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I have been at JavaOne since 1996, its inaugural year. In 1996, JavaOne was colocated with the Software Development conference, which has since fallen on hard times and vanished. But at the time, half of the exhibitors were from SD, and the other half from JavaOne. Weirdly enough, the JavaOne booths were all yellow with a bit of red and blue, so it looked as if the SD half of the exhibit hall represented the free world and the Java One half a totalitarian regime. This year, JavaOne is again colocated with another conference, Oracle OpenWorld, but I am on sabbatical in Vietnam, so I didn't get to enjoy the show.

However, through the miracle of the blogosphere, it is amazing how much information one can get without actually being present. In fact, maybe it's helpful to be outside the reality distortion field. Here is my take from afar.

1. As already hinted, Java SE 7 will have modest improvements and be delivered in 2011. Java SE 8 is promised for 2012.

2. I didn't hear anything about Java EE 7, but that's ok—the EE 6 app servers are just rolling out.

3. There were encouraging words about commitment to GlassFish and NetBeans.

3. The big surprise announcement is Java FX 2.0. A release is promised in 2011 with an ambitious roadmap. There will be Java bindings to the API, which means you no longer have to use FX Script. Now that's something that I have asked for ever since I first heard of Java FX. (By the way, FX Script will not be developed further.) Also promised are a rewrite of the media stack, a new accelerated graphics stack called Prism that works outside the AWT, and a mechanism for rendering a scenegraph to HTML 5. All of this has been touted as “Swing 2.0”.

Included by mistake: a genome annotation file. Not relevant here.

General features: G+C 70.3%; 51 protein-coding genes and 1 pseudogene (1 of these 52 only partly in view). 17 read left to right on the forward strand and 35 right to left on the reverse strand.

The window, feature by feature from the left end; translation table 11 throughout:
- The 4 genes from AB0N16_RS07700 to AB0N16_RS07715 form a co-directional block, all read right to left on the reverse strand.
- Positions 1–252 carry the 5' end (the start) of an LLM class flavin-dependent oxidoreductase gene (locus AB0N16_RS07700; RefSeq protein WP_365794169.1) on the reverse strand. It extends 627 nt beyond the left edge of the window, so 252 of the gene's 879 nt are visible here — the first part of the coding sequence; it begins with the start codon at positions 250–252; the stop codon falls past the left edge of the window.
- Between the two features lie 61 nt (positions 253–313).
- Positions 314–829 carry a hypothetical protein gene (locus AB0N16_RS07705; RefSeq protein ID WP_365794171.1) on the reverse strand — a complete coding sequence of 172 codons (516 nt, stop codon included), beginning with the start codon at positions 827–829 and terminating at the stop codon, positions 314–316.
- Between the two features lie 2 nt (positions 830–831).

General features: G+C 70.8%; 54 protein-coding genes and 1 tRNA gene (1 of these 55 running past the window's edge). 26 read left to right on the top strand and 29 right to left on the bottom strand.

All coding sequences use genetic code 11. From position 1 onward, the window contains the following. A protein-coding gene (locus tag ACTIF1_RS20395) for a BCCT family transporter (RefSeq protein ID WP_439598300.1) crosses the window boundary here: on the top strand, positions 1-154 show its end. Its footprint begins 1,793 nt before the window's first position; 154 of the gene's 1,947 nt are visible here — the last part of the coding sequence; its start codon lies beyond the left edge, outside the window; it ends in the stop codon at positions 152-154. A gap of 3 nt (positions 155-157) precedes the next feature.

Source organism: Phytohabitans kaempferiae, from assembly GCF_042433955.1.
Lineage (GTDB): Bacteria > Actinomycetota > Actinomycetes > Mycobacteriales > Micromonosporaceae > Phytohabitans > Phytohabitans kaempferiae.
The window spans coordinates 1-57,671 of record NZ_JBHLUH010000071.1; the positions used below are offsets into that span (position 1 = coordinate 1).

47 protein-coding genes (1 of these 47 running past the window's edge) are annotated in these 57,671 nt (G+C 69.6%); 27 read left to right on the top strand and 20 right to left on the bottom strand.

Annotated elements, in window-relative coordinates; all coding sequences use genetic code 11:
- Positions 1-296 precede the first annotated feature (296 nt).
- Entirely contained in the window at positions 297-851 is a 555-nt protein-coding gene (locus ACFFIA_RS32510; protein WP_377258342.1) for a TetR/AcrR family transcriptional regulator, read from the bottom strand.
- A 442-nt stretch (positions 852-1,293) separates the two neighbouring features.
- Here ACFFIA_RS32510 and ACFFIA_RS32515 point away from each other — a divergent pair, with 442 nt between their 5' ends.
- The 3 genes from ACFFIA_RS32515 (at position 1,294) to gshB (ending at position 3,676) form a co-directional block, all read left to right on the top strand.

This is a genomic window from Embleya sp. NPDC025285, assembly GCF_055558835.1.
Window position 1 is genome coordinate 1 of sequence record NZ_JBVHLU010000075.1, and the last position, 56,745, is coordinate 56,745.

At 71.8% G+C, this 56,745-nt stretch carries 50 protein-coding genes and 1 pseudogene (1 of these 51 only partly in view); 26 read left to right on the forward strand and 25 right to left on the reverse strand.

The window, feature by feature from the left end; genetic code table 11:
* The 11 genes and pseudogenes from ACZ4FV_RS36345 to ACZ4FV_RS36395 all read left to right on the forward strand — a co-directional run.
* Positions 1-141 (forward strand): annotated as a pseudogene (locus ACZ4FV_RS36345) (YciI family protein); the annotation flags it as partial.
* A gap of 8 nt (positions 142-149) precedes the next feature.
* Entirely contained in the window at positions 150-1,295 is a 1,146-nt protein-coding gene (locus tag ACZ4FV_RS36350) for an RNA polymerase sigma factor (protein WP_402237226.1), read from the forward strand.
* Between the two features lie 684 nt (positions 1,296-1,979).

I am baffled by this, in particular, the timeline. We were told that it would take until mid-2012to deliver the originally planned Java SE 7. Fair enough, but how can Java FX 2.0, which seems at least as ambitious, come out so much more quickly? Someone still has to work out some pretty basic details, such as how bindingis going to be done in a Java API. Multimedia has not been a strong point of Java FX in the past; see for example this blog to get a feel for some of the issues. Prism sounds great, but it's not something for which I could find any public information. And I don't begin to understand the HTML 5 angle. Every time that I hear “rendering for multiple display technologies", I run for the hills. Remember Java FX Mobile? (By the way, that's now dead too.)

I very much want to see a modern client-side library for Java, and if Amy Fowler says that Swing isn't going to cut it, I'll look forward to Java FX 2.0. Provided, of course, it is available under GPL and, at least as of SE 8, a part of the platform. But I am not getting the warm and fuzzy feeling that this is going to happen without pain, or by 2011.